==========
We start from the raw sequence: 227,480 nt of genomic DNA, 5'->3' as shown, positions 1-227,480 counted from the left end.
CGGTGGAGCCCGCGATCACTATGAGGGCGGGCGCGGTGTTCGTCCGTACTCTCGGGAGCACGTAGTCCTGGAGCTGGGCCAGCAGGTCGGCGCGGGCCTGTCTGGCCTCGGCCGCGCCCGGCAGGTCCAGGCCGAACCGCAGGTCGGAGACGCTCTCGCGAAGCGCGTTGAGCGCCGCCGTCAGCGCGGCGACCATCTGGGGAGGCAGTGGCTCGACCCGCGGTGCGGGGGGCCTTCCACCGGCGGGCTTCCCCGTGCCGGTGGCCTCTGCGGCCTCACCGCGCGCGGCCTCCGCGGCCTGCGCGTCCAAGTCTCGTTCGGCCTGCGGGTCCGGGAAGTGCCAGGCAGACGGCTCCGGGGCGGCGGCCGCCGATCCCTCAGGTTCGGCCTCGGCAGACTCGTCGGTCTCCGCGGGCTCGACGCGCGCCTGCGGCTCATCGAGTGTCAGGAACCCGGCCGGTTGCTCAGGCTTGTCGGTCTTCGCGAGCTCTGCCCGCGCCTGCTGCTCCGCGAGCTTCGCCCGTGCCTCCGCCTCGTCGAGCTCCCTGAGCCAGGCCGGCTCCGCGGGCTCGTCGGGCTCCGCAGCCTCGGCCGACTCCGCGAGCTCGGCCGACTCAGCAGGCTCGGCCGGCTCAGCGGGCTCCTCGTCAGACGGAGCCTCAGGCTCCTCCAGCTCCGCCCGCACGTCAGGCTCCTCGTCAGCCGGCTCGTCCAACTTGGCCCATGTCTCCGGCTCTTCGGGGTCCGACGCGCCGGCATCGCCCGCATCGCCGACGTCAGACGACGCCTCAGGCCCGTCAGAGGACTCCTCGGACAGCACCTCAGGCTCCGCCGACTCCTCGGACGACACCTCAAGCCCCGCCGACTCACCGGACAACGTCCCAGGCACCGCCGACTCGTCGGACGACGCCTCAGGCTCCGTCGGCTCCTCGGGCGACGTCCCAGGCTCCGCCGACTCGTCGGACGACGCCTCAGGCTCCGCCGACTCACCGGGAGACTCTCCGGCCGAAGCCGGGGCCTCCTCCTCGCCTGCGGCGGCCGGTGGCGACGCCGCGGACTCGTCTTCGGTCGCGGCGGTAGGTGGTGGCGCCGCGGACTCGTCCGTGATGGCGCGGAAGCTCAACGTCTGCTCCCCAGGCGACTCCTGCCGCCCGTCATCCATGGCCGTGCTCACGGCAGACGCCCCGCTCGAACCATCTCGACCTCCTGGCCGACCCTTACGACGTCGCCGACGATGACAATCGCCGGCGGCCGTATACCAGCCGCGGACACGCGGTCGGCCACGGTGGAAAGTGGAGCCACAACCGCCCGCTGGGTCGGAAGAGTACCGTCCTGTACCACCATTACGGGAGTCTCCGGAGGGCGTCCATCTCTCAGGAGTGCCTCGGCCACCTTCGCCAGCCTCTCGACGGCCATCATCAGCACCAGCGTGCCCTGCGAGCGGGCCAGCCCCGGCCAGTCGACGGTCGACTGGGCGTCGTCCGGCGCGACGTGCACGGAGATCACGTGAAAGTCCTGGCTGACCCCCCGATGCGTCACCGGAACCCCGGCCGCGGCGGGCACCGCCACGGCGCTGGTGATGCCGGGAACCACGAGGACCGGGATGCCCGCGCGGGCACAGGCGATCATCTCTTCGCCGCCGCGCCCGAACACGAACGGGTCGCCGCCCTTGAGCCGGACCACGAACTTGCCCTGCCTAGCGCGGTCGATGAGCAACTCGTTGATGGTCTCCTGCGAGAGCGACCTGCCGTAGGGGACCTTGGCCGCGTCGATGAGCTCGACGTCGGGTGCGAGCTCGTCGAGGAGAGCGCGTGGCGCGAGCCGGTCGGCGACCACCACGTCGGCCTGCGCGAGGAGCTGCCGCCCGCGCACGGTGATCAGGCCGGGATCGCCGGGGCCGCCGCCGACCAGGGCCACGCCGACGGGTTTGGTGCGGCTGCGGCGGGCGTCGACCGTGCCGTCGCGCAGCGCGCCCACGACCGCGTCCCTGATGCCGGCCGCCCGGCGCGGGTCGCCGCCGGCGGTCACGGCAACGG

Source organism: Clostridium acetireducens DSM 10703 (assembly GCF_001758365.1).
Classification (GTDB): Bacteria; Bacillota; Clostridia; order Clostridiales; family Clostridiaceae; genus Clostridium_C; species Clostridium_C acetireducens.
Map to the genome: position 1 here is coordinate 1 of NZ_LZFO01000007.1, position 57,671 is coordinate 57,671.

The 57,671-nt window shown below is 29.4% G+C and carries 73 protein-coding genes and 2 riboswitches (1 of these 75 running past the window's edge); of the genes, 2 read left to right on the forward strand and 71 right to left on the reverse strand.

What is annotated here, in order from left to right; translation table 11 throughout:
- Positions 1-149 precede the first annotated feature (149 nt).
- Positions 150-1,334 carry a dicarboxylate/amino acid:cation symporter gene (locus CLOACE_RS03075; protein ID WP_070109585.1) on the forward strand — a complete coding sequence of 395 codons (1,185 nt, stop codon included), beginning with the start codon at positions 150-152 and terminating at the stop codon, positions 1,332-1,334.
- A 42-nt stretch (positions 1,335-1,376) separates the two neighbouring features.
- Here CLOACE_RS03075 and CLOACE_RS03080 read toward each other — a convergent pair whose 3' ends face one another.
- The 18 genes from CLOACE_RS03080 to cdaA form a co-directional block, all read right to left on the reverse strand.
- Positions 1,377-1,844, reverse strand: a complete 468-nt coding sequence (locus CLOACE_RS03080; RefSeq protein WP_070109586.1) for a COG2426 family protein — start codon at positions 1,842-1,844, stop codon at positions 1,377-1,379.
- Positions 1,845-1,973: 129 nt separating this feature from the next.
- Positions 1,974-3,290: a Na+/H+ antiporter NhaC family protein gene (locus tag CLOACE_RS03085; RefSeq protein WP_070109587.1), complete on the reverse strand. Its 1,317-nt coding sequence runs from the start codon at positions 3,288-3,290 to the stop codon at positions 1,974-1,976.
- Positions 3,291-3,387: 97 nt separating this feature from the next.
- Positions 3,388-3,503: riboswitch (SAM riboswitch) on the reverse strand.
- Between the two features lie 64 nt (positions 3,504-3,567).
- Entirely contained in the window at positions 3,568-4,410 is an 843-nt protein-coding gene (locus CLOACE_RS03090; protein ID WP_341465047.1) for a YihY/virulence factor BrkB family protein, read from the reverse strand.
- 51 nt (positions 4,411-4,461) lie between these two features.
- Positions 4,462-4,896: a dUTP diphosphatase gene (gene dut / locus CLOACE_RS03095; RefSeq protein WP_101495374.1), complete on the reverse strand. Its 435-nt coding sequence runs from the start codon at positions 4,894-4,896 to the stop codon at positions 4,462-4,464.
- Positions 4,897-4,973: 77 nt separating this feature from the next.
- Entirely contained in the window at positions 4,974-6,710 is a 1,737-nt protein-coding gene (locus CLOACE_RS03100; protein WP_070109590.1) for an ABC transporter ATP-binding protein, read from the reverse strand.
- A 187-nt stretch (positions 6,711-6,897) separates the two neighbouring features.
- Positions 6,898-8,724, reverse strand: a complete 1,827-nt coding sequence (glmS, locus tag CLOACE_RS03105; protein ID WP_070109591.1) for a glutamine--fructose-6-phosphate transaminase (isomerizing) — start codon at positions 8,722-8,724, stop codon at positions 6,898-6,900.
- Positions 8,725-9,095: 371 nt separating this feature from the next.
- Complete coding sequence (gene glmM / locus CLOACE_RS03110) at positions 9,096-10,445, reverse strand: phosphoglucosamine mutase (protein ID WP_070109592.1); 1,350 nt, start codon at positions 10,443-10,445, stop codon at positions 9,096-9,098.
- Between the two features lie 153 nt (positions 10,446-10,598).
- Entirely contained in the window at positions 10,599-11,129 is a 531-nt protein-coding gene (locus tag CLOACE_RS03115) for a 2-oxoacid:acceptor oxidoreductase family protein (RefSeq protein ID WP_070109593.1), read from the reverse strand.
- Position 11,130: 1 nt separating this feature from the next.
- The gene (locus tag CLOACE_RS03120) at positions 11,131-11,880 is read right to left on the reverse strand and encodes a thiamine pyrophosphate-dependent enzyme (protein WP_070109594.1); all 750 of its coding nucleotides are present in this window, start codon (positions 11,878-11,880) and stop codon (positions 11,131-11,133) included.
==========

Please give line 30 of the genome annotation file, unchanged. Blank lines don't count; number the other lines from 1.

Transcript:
- Position 11,130: 1 nt separating this feature from the next.